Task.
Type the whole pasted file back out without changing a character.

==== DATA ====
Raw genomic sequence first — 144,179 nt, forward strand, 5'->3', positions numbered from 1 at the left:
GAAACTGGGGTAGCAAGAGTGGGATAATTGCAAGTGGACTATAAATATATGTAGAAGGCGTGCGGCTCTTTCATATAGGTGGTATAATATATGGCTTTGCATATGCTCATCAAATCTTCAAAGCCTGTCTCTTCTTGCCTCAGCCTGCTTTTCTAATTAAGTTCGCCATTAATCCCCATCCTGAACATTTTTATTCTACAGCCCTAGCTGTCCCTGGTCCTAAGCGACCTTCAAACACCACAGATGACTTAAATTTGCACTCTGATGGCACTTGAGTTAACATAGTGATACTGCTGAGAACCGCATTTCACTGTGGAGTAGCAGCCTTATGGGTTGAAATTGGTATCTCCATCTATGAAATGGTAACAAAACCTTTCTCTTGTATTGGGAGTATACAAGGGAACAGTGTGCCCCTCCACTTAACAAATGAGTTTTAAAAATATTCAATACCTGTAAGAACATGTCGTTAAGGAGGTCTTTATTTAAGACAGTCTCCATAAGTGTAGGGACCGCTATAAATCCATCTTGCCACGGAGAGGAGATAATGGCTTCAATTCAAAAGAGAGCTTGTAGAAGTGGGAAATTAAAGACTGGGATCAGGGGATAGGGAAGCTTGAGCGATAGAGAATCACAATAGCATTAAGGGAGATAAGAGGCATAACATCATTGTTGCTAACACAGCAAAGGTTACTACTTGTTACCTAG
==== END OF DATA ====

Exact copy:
Raw genomic sequence first — 144,179 nt, forward strand, 5'->3', positions numbered from 1 at the left:
GAAACTGGGGTAGCAAGAGTGGGATAATTGCAAGTGGACTATAAATATATGTAGAAGGCGTGCGGCTCTTTCATATAGGTGGTATAATATATGGCTTTGCATATGCTCATCAAATCTTCAAAGCCTGTCTCTTCTTGCCTCAGCCTGCTTTTCTAATTAAGTTCGCCATTAATCCCCATCCTGAACATTTTTATTCTACAGCCCTAGCTGTCCCTGGTCCTAAGCGACCTTCAAACACCACAGATGACTTAAATTTGCACTCTGATGGCACTTGAGTTAACATAGTGATACTGCTGAGAACCGCATTTCACTGTGGAGTAGCAGCCTTATGGGTTGAAATTGGTATCTCCATCTATGAAATGGTAACAAAACCTTTCTCTTGTATTGGGAGTATACAAGGGAACAGTGTGCCCCTCCACTTAACAAATGAGTTTTAAAAATATTCAATACCTGTAAGAACATGTCGTTAAGGAGGTCTTTATTTAAGACAGTCTCCATAAGTGTAGGGACCGCTATAAATCCATCTTGCCACGGAGAGGAGATAATGGCTTCAATTCAAAAGAGAGCTTGTAGAAGTGGGAAATTAAAGACTGGGATCAGGGGATAGGGAAGCTTGAGCGATAGAGAATCACAATAGCATTAAGGGAGATAAGAGGCATAACATCATTGTTGCTAACACAGCAAAGGTTACTACTTGTTACCTAG